Here's a sneak
peek at a great upcoming watercolor blog by artist and instructor Robert
Reynolds on the importance of color and how personal choosing pigments can be.
And after you are done, be sure to check out the new book, Watercolor Unleashed (sounds thrilling, no?) for more watercolor
painting techniques. Enjoy!
||Autumn Leaves by Robert Reynolds
important in a work of art? Most would say a loud yes! However, look at the
wonderful work of the great, late artist, Andrew Wyeth. His dad, the famous
illustrator N. C. Wyeth, was often telling Andrew that he needed to put more
color in his paintings. However, Andrew continued with his low-color paintings
that have become a landmark in his beautiful work. The feeling that he puts
into his work reaches out and grabs one's soul. So obviously, "color"
is a personal matter.
For me, my
interests in color have fluctuated over the years, and my watercolor painting
palette has changed in many ways during that time. For example, I used to
include ivory black in my basic palette, but today I rarely use black, mainly
because it doesn't produce the lively shadow tones and low-intensity colors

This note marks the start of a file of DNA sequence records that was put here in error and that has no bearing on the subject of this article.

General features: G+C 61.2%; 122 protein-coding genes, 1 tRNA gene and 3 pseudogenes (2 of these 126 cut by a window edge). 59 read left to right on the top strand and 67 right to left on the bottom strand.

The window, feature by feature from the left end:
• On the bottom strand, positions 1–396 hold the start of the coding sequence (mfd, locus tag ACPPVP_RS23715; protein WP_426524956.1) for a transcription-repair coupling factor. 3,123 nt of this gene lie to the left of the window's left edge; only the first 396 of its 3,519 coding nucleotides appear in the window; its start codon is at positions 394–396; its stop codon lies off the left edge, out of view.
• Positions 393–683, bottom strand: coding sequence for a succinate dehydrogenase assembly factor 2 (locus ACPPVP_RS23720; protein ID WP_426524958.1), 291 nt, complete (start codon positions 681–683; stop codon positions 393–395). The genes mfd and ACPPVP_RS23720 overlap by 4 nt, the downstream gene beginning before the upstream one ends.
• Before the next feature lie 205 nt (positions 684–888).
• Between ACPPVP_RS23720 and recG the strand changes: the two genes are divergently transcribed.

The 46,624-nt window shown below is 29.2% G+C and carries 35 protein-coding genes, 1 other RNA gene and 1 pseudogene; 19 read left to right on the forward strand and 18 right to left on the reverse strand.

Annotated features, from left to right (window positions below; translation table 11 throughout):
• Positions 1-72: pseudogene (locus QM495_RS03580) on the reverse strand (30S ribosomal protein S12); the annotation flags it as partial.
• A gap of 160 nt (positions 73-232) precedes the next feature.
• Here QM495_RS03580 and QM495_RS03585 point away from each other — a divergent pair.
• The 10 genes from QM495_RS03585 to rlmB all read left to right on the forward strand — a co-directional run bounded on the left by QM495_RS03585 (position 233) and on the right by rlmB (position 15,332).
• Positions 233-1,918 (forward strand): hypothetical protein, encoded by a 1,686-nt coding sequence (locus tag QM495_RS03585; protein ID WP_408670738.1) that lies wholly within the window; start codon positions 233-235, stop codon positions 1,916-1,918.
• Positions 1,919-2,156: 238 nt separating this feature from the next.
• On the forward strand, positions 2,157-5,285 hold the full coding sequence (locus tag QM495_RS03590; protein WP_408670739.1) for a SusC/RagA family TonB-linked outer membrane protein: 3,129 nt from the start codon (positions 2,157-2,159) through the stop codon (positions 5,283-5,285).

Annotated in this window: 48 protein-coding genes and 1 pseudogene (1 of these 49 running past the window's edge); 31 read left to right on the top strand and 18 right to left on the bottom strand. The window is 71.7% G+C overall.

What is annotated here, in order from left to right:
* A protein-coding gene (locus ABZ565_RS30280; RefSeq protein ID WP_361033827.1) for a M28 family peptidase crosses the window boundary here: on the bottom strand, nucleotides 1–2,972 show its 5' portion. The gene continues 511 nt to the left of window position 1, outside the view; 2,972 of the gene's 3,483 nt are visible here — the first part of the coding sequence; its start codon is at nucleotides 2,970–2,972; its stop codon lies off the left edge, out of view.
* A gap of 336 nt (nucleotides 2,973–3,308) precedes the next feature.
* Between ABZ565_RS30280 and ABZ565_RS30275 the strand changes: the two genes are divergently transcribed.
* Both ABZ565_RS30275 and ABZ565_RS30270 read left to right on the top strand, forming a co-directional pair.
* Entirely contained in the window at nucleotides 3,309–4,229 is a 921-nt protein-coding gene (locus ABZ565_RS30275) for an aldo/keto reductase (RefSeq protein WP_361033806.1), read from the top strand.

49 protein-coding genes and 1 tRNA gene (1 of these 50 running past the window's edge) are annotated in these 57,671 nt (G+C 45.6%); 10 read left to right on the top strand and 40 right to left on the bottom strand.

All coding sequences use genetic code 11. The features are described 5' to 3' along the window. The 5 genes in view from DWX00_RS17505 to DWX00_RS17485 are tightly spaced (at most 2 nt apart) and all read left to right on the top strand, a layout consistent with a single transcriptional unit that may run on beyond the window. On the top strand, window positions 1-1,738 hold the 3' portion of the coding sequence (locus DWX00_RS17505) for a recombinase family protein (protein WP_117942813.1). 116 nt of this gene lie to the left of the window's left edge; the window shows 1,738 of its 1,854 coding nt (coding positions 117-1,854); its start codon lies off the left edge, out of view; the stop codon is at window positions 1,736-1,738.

that I now create with other pigments. I also rely less on earth colors such as
burnt sienna and burnt umber, because they seem too "heavy" in
capturing the light and the airy feelings of sky, clouds, fog, and mist.
|Lakeside Azaleas by Robert Reynolds.
My basic watercolor
palette adds up
to about 15 colors, and I do add other colors when I feel the need to do so.
But in general, whenever I paint, I simply try to be conscious of which colors
are staining colors. For example, at one time I relied on a mixture of hooker's
green dark and alizarin crimson when creating the effect of tree foliage. The
interplay of both colors did create beautiful foliage. However, the colors
seemed to lock themselves into the paper. It was difficult to remove the
mixture colors from the paper, which I do quite often.
Because of this issue, I began to
use mixtures of blues and yellows to create my own greens. On the whole,
however, there's no reason to avoid staining colors. They pose no
insurmountable difficulties for experienced watercolorists and can be quite
useful when an area needs to be glazed with a second color without lifting the
first color in the process. Quite often, for example, I'll use alizarin crimson
as a glazing color to unify a number of elements in my watercolor works.